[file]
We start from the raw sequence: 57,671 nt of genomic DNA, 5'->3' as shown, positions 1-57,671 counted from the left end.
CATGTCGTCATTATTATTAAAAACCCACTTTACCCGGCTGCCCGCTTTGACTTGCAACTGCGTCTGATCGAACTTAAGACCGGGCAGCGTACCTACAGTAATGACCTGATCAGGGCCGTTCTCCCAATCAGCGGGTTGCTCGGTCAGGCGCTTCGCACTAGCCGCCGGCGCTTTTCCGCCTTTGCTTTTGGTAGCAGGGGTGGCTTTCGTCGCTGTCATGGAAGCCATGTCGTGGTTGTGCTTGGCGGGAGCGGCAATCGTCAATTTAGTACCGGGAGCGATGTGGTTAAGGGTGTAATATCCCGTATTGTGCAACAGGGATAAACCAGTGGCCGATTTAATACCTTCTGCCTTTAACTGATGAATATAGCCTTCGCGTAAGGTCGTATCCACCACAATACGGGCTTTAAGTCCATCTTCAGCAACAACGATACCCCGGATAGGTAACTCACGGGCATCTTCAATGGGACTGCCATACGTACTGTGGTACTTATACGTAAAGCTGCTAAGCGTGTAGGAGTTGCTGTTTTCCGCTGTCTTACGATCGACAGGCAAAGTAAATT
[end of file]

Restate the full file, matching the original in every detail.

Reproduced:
We start from the raw sequence: 57,671 nt of genomic DNA, 5'->3' as shown, positions 1-57,671 counted from the left end.
CATGTCGTCATTATTATTAAAAACCCACTTTACCCGGCTGCCCGCTTTGACTTGCAACTGCGTCTGATCGAACTTAAGACCGGGCAGCGTACCTACAGTAATGACCTGATCAGGGCCGTTCTCCCAATCAGCGGGTTGCTCGGTCAGGCGCTTCGCACTAGCCGCCGGCGCTTTTCCGCCTTTGCTTTTGGTAGCAGGGGTGGCTTTCGTCGCTGTCATGGAAGCCATGTCGTGGTTGTGCTTGGCGGGAGCGGCAATCGTCAATTTAGTACCGGGAGCGATGTGGTTAAGGGTGTAATATCCCGTATTGTGCAACAGGGATAAACCAGTGGCCGATTTAATACCTTCTGCCTTTAACTGATGAATATAGCCTTCGCGTAAGGTCGTATCCACCACAATACGGGCTTTAAGTCCATCTTCAGCAACAACGATACCCCGGATAGGTAACTCACGGGCATCTTCAATGGGACTGCCATACGTACTGTGGTACTTATACGTAAAGCTGCTAAGCGTGTAGGAGTTGCTGTTTTCCGCTGTCTTACGATCGACAGGCAAAGTAAATT